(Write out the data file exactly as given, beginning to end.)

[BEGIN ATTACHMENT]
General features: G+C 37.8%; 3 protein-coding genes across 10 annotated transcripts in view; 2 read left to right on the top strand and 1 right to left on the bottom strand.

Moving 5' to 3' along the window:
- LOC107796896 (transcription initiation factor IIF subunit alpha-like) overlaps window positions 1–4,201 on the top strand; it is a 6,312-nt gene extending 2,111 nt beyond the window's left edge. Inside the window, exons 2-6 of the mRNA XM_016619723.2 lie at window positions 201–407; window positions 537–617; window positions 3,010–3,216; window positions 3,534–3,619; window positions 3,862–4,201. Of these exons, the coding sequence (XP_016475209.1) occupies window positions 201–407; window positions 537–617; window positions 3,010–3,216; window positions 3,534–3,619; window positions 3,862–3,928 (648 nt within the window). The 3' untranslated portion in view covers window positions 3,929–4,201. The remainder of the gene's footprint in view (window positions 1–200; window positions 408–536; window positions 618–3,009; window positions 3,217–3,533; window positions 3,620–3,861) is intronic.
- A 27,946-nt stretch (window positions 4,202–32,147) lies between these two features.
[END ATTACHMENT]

General features: G+C 37.8%; 3 protein-coding genes across 10 annotated transcripts in view; 2 read left to right on the top strand and 1 right to left on the bottom strand.

Moving 5' to 3' along the window:
- LOC107796896 (transcription initiation factor IIF subunit alpha-like) overlaps window positions 1–4,201 on the top strand; it is a 6,312-nt gene extending 2,111 nt beyond the window's left edge. Inside the window, exons 2-6 of the mRNA XM_016619723.2 lie at window positions 201–407; window positions 537–617; window positions 3,010–3,216; window positions 3,534–3,619; window positions 3,862–4,201. Of these exons, the coding sequence (XP_016475209.1) occupies window positions 201–407; window positions 537–617; window positions 3,010–3,216; window positions 3,534–3,619; window positions 3,862–3,928 (648 nt within the window). The 3' untranslated portion in view covers window positions 3,929–4,201. The remainder of the gene's footprint in view (window positions 1–200; window positions 408–536; window positions 618–3,009; window positions 3,217–3,533; window positions 3,620–3,861) is intronic.
- A 27,946-nt stretch (window positions 4,202–32,147) lies between these two features.